Ever wonder if you should start juicing? Here are some helpful tips to help you decide. This is a guest post provided by Sarah Brimhall of Liquid Health, Inc. Thanks for the informative post Sarah!
Continuing to gain popularity is the idea of juicing as a way to detox your body or a means to lose weight. Juicing is when fruits and vegetables are squeezed, pressed, or mashed to extract the juice from the rest of the food, for quick and easy consumption. The idea is that by ingesting these things in juice form we are giving our digestive system a rest, as well as easily increasing our daily intake of many important vitamins and nutrients. While it sounds great in theory, here are a few things to consider:
One of the first things to consider is the time spent juicing. It can be a drawback for many people, at least it is for me. You could easily find yourself spending hours preparing your fruits and vegetables, juicing them and then cleaning your machine. You can make juices ahead of time, they should last for 24-48 hours when kept cold. Some of the nutrients will dissipate at time goes, but you can shake up the juice if it separates and enjoy some in the afternoon that you made fresh that morning or the morning before.
By extracting the juice and leaving behind the meat or pulp of the fruit or vegetable, you are missing out on a very import thing: fiber. Fiber can help with everything from lowering a person’s cholesterol, regulating blood sugar to preventing constipation. The fact is, most American’s do not get enough fiber in their diets already, so utilizing something like juicing on a regular or exclusive basis further reduces our intake of this very important nutrient. Juicing is beneficial for those with chronic digestive conditions such as Crohn’s disease or Ulcerative Colitis, when less fiber is ideal. Juicing can be very helpful for these conditions.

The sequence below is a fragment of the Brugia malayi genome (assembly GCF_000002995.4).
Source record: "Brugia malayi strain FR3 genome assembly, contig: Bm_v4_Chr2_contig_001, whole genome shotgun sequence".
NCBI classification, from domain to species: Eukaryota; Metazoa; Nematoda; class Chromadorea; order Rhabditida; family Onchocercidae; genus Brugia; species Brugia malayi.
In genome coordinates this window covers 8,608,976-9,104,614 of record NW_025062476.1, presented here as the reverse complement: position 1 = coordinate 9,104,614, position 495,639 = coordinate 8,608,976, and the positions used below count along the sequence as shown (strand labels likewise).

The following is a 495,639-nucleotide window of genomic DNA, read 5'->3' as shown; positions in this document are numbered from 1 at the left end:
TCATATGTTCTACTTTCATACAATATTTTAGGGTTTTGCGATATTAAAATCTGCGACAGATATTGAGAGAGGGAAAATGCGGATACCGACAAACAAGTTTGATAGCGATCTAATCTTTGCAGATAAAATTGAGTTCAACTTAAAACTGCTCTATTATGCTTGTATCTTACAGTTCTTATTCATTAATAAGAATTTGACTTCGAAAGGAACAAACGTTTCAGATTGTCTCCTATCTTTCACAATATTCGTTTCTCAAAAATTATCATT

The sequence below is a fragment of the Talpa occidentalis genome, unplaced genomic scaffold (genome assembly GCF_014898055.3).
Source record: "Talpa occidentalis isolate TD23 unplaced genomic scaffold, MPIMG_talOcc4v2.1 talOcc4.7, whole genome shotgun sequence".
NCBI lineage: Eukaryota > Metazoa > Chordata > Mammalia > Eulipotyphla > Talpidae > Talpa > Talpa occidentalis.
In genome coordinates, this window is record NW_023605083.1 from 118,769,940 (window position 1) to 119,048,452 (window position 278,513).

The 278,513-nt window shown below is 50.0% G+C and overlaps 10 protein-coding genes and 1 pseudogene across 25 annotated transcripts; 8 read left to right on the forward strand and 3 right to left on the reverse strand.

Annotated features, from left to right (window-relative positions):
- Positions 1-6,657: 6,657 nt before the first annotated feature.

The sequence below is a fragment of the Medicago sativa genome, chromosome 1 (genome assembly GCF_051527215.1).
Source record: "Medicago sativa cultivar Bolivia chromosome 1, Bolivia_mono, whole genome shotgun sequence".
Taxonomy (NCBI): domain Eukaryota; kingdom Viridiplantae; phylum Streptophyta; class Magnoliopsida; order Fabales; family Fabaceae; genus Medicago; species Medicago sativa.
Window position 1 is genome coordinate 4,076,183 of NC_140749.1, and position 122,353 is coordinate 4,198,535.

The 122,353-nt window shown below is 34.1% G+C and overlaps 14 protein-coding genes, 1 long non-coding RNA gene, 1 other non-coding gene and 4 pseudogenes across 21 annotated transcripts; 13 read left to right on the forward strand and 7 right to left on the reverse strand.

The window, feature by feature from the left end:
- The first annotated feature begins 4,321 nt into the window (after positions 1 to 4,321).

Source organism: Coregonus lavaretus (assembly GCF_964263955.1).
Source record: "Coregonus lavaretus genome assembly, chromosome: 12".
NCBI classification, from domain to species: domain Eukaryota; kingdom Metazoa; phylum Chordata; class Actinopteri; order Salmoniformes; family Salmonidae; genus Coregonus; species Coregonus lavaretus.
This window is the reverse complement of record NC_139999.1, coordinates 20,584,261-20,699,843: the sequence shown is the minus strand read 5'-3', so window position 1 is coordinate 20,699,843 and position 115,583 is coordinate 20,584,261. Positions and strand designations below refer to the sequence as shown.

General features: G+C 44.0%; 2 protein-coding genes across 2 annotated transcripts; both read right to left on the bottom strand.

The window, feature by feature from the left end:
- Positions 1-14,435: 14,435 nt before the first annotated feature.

Juicing does provide an alternative for people who have a hard time eating their daily recommended amounts of fruits and vegetables. These foods are extremely important to achieving and maintaining a healthy life. Because of its liquid form, juicing does allow your body to absorb the vitamins, minerals and nutrients contained in the juice much easier than when eating their wholefood counterparts. This is much like taking a liquid vitamin supplement. A liquid daily multiple, such as Liquid Health’s Complete Multiple, provides whole food based vitamins, minerals and nutrients, as well as the all important fiber that’s missing when fruits and vegetables are juiced.
It’s important to be aware of your fruit and vegetable intake and what your daily needs are. It is recommended that we have 2 cups (4 servings) of fruits and 2.5 cups (5 servings) of vegetables a day. The thing to be careful of when drinking fruit and vegetable juice is that it can be really dense with calories and not fill you up the way eating that same fruit or vegetables would, so you can really add to your caloric intake if you’re not careful.
Nothing can replace a healthy diet and consistent exercise, but juicing does provide an option for increasing our daily intake of many important vitamins and nutrients. At the end of the day, juicing is better than not eating those fruits and vegetables at all. But, as with most things, moderation is key to insure a healthy balance of everything our body needs to function on a healthy and efficient level.
About the Author:
Sarah Brimhall is a blogger for Liquid Health, Inc. , http://nextstepnutrition.com/ She graduated from Wartburg College in 2002 with a degree in Communications and has worked for Liquid Health, Inc. for 8 years. As a mother of two, Sarah is particularly interested in learning how to live a healthy lifestyle and helping her family to do the same with liquid vitamins and liquid supplements such as liquid raspberry ketone.